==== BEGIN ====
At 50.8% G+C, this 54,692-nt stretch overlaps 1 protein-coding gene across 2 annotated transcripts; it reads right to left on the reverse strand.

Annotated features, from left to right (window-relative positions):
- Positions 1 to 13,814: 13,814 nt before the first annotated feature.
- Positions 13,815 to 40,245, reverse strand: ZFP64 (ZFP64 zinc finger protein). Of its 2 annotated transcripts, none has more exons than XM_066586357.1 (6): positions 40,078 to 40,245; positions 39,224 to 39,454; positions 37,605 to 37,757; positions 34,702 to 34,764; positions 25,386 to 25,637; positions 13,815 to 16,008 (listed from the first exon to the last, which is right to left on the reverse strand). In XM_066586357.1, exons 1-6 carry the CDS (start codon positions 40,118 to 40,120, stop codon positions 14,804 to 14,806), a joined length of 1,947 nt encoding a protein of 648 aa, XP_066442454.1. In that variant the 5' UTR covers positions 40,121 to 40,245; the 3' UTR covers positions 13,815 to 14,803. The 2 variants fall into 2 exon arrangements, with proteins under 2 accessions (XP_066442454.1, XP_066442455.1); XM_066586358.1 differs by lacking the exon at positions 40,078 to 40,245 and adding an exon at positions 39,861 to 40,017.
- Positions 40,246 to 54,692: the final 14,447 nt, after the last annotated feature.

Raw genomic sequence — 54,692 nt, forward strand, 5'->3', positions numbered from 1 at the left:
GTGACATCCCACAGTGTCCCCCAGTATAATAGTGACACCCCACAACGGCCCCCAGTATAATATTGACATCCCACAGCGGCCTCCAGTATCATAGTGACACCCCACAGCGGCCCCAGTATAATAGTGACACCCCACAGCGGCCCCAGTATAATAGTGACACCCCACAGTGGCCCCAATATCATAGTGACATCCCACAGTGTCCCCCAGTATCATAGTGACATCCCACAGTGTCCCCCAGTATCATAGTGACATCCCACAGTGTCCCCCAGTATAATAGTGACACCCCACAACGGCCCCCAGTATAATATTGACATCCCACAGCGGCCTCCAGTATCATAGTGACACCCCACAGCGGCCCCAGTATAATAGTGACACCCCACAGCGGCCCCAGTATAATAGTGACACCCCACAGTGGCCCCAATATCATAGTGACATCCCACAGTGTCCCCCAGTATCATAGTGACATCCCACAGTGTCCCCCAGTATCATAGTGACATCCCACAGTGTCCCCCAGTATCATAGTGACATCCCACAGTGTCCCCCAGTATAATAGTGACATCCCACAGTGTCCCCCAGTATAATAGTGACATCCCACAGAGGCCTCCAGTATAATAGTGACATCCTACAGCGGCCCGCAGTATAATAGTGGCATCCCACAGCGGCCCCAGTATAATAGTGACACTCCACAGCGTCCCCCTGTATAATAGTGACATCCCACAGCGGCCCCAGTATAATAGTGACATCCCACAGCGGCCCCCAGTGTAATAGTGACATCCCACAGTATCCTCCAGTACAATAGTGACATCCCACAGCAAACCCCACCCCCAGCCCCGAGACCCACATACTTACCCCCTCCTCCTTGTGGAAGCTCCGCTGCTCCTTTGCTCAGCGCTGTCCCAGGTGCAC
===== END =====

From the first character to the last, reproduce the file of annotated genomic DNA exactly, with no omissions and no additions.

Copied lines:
At 50.8% G+C, this 54,692-nt stretch overlaps 1 protein-coding gene across 2 annotated transcripts; it reads right to left on the reverse strand.

Annotated features, from left to right (window-relative positions):
- Positions 1 to 13,814: 13,814 nt before the first annotated feature.
- Positions 13,815 to 40,245, reverse strand: ZFP64 (ZFP64 zinc finger protein). Of its 2 annotated transcripts, none has more exons than XM_066586357.1 (6): positions 40,078 to 40,245; positions 39,224 to 39,454; positions 37,605 to 37,757; positions 34,702 to 34,764; positions 25,386 to 25,637; positions 13,815 to 16,008 (listed from the first exon to the last, which is right to left on the reverse strand). In XM_066586357.1, exons 1-6 carry the CDS (start codon positions 40,118 to 40,120, stop codon positions 14,804 to 14,806), a joined length of 1,947 nt encoding a protein of 648 aa, XP_066442454.1. In that variant the 5' UTR covers positions 40,121 to 40,245; the 3' UTR covers positions 13,815 to 14,803. The 2 variants fall into 2 exon arrangements, with proteins under 2 accessions (XP_066442454.1, XP_066442455.1); XM_066586358.1 differs by lacking the exon at positions 40,078 to 40,245 and adding an exon at positions 39,861 to 40,017.
- Positions 40,246 to 54,692: the final 14,447 nt, after the last annotated feature.

Raw genomic sequence — 54,692 nt, forward strand, 5'->3', positions numbered from 1 at the left:
GTGACATCCCACAGTGTCCCCCAGTATAATAGTGACACCCCACAACGGCCCCCAGTATAATATTGACATCCCACAGCGGCCTCCAGTATCATAGTGACACCCCACAGCGGCCCCAGTATAATAGTGACACCCCACAGCGGCCCCAGTATAATAGTGACACCCCACAGTGGCCCCAATATCATAGTGACATCCCACAGTGTCCCCCAGTATCATAGTGACATCCCACAGTGTCCCCCAGTATCATAGTGACATCCCACAGTGTCCCCCAGTATAATAGTGACACCCCACAACGGCCCCCAGTATAATATTGACATCCCACAGCGGCCTCCAGTATCATAGTGACACCCCACAGCGGCCCCAGTATAATAGTGACACCCCACAGCGGCCCCAGTATAATAGTGACACCCCACAGTGGCCCCAATATCATAGTGACATCCCACAGTGTCCCCCAGTATCATAGTGACATCCCACAGTGTCCCCCAGTATCATAGTGACATCCCACAGTGTCCCCCAGTATCATAGTGACATCCCACAGTGTCCCCCAGTATAATAGTGACATCCCACAGTGTCCCCCAGTATAATAGTGACATCCCACAGAGGCCTCCAGTATAATAGTGACATCCTACAGCGGCCCGCAGTATAATAGTGGCATCCCACAGCGGCCCCAGTATAATAGTGACACTCCACAGCGTCCCCCTGTATAATAGTGACATCCCACAGCGGCCCCAGTATAATAGTGACATCCCACAGCGGCCCCCAGTGTAATAGTGACATCCCACAGTATCCTCCAGTACAATAGTGACATCCCACAGCAAACCCCACCCCCAGCCCCGAGACCCACATACTTACCCCCTCCTCCTTGTGGAAGCTCCGCTGCTCCTTTGCTCAGCGCTGTCCCAGGTGCAC